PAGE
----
Leading an established church is not the trendiest of ministry endeavors. Most established churches aren’t trendy, but they can be a lot of fun. Obviously, the primary calling of the church is gospel work, not having fun. And leading some established churches is more tough than anything else. I’ve been forced to resign without cause by a group of people I thought were my friends, and I’ve been to the point of exhaustion. Ministry can be hard, but if you aren’t having fun, then you’re not a joyful church leader.
What’s so fun about the established church?
Places to discover. My childhood church in St. Pete, Florida had a pipe organ. Since my dad was the pastor, my brothers and I were often left to explore the church after school. We had a lot of fun crawling around the pipe organ chambers. At West Bradenton, before our renovation, there was a secret door behind a library shelf leading into a kitchen few people knew existed. Why was it there? Who cares! It was a lot of fun. I don’t know of too many church plants building secret passageways from the library into the kitchen.
History to learn. Established churches have a history, typically with lots of colorful characters. I pastored a church that had a previous pastor who was put in jail for holding services during the 1919 flu pandemic. The scope of this post can’t cover all the other crazy things he did during his tenure. A church with history is fun to lead if you take the time to learn that history.
Stories to uncover. Not only do established churches have a history, but the individual members are full of stories if you’re willing to dig to get them. I’ve heard stories from a man who was good friends with Jim and Elisabeth Elliot. I’ve heard heroic war stories and miraculous stories of healing. I have a church member friend who was a planetarium scientist and held a NASCAR license and who once played guitar with Elvis. Let’s just say he has good stories to tell.
Quirkiness to enjoy. The more churches age, the quirkier they become. My first church—a Baptist congregation—had crucifixes inside. When I inquired about them, I was informed the only place to buy Christian items was a Catholic bookstore. Another church I pastored called the newsletter “Manna” because 100 years prior the pastor couldn’t come up with a name, so he just went with “What is it?” The name stuck.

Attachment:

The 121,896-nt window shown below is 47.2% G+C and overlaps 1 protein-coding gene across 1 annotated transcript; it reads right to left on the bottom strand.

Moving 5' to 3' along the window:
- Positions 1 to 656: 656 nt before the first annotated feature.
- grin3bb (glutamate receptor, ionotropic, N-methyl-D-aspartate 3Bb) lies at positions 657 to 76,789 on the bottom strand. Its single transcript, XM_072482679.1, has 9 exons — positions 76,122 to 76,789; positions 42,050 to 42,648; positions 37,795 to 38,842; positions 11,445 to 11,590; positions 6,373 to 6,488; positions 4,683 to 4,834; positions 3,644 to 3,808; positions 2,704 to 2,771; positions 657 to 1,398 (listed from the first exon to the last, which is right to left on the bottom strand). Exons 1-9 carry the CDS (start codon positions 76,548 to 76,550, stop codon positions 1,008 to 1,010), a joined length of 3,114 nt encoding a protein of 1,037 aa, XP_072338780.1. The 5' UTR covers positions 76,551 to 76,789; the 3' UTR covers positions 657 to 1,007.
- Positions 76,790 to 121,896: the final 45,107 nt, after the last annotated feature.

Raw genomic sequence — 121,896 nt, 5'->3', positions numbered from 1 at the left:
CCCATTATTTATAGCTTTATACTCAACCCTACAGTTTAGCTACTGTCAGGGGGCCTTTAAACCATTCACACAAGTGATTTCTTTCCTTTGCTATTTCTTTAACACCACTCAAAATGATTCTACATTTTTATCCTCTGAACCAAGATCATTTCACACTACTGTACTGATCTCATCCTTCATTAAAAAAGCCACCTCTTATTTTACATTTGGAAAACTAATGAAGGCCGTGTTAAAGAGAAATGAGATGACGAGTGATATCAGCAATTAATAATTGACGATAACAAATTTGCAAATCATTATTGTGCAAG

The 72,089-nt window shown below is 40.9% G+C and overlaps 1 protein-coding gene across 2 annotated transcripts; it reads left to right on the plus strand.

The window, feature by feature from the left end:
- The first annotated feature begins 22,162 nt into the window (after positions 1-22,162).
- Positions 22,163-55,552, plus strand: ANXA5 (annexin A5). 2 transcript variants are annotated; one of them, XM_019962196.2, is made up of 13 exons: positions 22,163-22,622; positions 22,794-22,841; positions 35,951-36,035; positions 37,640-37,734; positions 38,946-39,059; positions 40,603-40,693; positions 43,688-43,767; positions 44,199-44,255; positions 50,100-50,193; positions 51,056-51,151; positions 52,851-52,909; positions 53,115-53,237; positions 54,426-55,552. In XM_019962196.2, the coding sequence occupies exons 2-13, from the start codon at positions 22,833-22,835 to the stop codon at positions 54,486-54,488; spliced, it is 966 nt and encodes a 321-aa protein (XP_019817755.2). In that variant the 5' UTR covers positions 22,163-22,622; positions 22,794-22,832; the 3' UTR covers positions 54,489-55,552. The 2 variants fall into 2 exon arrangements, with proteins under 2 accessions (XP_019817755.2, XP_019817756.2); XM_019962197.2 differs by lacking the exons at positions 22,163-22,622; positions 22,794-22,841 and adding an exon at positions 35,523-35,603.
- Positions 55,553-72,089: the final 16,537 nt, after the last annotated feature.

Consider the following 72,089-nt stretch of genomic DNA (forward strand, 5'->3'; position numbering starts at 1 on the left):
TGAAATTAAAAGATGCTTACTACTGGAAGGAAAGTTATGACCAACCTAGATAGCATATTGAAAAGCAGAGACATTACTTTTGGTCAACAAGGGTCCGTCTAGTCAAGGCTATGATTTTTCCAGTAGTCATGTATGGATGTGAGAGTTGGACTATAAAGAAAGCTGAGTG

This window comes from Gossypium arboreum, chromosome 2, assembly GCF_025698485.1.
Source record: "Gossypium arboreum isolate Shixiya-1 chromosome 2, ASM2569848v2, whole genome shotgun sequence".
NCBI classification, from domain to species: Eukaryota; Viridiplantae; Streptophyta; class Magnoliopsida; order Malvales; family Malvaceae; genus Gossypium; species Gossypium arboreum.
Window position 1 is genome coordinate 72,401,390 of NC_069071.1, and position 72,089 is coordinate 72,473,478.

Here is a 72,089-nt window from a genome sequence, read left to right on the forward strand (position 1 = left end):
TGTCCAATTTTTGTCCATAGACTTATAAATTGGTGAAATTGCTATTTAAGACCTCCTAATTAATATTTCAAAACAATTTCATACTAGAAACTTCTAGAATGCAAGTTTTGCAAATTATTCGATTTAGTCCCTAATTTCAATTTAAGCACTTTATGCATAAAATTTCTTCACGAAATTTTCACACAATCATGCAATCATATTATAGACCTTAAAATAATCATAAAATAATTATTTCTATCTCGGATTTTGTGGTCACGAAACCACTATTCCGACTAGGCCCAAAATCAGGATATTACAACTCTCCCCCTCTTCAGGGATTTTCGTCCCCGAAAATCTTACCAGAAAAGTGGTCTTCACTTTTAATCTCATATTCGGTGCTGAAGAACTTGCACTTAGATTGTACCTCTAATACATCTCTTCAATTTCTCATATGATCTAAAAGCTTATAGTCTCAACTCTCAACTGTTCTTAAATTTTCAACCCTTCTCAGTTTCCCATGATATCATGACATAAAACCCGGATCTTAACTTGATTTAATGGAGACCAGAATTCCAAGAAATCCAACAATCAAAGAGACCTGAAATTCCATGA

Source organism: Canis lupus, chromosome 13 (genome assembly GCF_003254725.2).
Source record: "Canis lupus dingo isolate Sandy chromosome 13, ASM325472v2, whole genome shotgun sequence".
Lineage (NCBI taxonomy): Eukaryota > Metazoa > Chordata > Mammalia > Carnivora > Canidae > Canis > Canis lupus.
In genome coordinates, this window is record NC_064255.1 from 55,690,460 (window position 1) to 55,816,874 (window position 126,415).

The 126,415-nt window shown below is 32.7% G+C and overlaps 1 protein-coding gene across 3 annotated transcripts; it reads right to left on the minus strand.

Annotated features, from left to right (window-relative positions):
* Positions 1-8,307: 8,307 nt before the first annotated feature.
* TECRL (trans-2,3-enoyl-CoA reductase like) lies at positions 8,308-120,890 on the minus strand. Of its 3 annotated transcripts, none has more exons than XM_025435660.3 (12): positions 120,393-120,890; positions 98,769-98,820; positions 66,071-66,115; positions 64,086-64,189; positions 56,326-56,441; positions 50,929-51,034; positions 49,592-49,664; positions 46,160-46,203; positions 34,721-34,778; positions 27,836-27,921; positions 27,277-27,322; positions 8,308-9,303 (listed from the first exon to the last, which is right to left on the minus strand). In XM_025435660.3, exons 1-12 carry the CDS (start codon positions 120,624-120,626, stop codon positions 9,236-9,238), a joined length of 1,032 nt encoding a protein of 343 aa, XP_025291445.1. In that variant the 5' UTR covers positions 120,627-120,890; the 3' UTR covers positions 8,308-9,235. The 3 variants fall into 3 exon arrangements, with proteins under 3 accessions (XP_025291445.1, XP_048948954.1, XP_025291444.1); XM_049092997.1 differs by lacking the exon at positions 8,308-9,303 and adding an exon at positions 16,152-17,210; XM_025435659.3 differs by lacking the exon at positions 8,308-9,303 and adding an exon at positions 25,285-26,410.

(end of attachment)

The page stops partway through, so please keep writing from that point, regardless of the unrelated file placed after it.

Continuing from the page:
Gospel work to continue. My favorite part of leading an established church is the generational impact of the gospel. A church with 200 years of history will have four, five, and six generations of people who were saved, baptized, married, and buried at the church. Church plants are critically important. We need more churches. But equally important are the established churches with decades—if not centuries—of gospel work. God will call some to start something new. I pray God calls just as many to continue the work at established churches.
Sure, established churches can come with baggage. But there’s also a lot of fun things in that baggage. It’s all about perspective.
Posted on January 19, 2022
As President of Church Answers, Sam Rainer wears many hats. From podcast co-host to full-time Pastor at West Bradenton Baptist Church, Sam’s heart for ministry and revitalization are evident in all he does.
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Quirkiness comes in many forms. I got tired of everything being done from the pulpit, so I had one of our men build two steps. I placed one on each side floor level. I had solos and scripture read there. It gave a good and different look. Of course, the message from God’s Word remained central from the pulpit in the center.
Danny R. Von Kanel, author of “Built by the Owner’s Design” (The Positive Approach to Building Your Church God’s Way}
Sam, thanks for this article. This is a refreshing way to look for the brighter side of pastoring existing churches. We often get too focused on the negatives of established churches to see the beauty of the same congregation. This article was a good challenge for us to look at the same situation with a different perspective.